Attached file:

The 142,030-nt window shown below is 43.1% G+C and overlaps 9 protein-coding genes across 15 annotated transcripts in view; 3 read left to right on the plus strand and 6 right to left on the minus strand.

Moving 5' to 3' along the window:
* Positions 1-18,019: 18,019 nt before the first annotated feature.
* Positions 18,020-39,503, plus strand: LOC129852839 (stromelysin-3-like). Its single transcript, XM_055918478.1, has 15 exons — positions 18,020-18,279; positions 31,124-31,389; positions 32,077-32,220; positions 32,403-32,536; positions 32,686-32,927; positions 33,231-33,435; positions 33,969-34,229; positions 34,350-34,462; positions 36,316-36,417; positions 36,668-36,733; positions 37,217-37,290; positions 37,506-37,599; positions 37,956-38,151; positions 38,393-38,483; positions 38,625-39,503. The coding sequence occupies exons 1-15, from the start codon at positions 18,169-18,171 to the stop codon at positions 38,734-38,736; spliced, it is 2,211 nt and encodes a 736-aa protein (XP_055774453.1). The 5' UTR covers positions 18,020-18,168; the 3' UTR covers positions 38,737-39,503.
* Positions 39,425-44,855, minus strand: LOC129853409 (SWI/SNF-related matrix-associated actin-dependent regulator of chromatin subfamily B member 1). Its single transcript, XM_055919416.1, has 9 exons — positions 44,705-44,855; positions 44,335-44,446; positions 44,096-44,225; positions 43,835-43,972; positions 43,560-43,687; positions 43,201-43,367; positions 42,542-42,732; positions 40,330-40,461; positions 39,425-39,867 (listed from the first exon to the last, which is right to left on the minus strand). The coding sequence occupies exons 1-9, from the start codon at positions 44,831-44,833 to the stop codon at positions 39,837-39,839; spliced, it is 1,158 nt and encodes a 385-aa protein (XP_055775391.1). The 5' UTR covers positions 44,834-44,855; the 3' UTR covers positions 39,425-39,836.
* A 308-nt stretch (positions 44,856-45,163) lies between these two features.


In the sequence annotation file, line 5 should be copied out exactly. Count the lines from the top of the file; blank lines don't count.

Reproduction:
* Positions 39,425-44,855, minus strand: LOC129853409 (SWI/SNF-related matrix-associated actin-dependent regulator of chromatin subfamily B member 1). Its single transcript, XM_055919416.1, has 9 exons — positions 44,705-44,855; positions 44,335-44,446; positions 44,096-44,225; positions 43,835-43,972; positions 43,560-43,687; positions 43,201-43,367; positions 42,542-42,732; positions 40,330-40,461; positions 39,425-39,867 (listed from the first exon to the last, which is right to left on the minus strand). The coding sequence occupies exons 1-9, from the start codon at positions 44,831-44,833 to the stop codon at positions 39,837-39,839; spliced, it is 1,158 nt and encodes a 385-aa protein (XP_055775391.1). The 5' UTR covers positions 44,834-44,855; the 3' UTR covers positions 39,425-39,836.